Concept albums can be tricky, too heady, or seemingly intimidating. But when they’re done right, they can be fascinating and engrossing, drawing you into a highly specific world from the very first note and not releasing you until the last. Denver-based band The Yawpers’s followup to the nuclear blast of rock and roll that was 2015’s American Man is a concept album of this type. Conceived in a kind of fever dream by frontman Nate Cook, Boy in a Well tells the story of a family torn apart by war through the perspective of a boy left in a well by his mother during World War I in France, and it envelops and hypnotizes all the way through.
A frenetic mix of psychobilly, punk, and even melodic pop rock, Boy in a Well is twisted and zany. It also has the magic touch of Tommy Stinson (The Replacements), who produced, and an accompanying visual component – an astoundingly detailed comic book telling the story of the boy, created by J.D. Wilkes (Legendary Shack Shakers). It has all the mixings of a sprawling drama: tragedy, violence, revenge, mystery, and murder, not to mention, religion and delusion, and coming of age. It is intricate storytelling under the guise of thoughtful, precise rockand roll arrangements, like getting your medicine with a spoonful of something so much more delicious.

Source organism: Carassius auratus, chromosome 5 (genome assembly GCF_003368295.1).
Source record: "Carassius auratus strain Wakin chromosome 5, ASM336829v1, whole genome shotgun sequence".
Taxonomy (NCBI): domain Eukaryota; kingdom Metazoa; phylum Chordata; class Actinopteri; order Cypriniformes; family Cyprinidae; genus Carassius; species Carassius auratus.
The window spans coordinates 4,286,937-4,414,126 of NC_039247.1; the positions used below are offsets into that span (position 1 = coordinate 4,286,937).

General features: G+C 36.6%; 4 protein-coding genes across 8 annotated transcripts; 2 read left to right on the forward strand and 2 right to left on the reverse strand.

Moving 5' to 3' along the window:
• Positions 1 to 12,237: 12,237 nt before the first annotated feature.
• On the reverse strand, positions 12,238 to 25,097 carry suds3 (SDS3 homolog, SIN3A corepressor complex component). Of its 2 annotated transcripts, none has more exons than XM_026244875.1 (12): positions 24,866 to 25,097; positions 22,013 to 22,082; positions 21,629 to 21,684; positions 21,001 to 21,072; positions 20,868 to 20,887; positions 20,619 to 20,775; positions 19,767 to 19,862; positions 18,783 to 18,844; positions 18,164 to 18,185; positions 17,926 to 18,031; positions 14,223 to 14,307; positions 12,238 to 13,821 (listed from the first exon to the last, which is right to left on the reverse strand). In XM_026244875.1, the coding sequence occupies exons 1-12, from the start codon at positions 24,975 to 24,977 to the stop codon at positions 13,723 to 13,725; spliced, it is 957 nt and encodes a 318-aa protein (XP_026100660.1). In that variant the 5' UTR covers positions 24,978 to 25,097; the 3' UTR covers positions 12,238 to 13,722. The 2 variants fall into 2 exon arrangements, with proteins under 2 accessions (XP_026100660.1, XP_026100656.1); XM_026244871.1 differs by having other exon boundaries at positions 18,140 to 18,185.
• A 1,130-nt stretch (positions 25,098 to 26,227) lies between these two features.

“Armistice Day” is a menacing, slow build of heavy guitars, and “A Decision is Made” is devilish rockabilly, with Cook as a dark-cloaked version of Elvis with fire in his eyes. “Mon Dieu” is similarly rockabilly-tinged, ideal for booty shaking and head banging, simultaneously. And “Face to Face to Face” (a song that finds the mother of the boy in the well having an affair with him) is equal parts sultry and creepy-crawly. “God’s Mercy” is the album’s sole ballad, and it’s an Americana beauty, even with its sad subject matter (the boy kills himself). “Bury me now/to my childhood home,” Cook wails.
By the time the record (and story) comes to its end, with the rollicking, hook-y “Reunion,” we’ve been through a long, strange journey and we’re grateful for the lightness of this track. It’s catchy and pure, with a '50s era melody that will have you bopping along to it. That is, until you realize you’re grooving to a song about a dead baby that was the product of incest being dumped into the same well where his father’s bones now lay. Leave it to the cheeky and kinda brilliant Yawpers to trick us that way.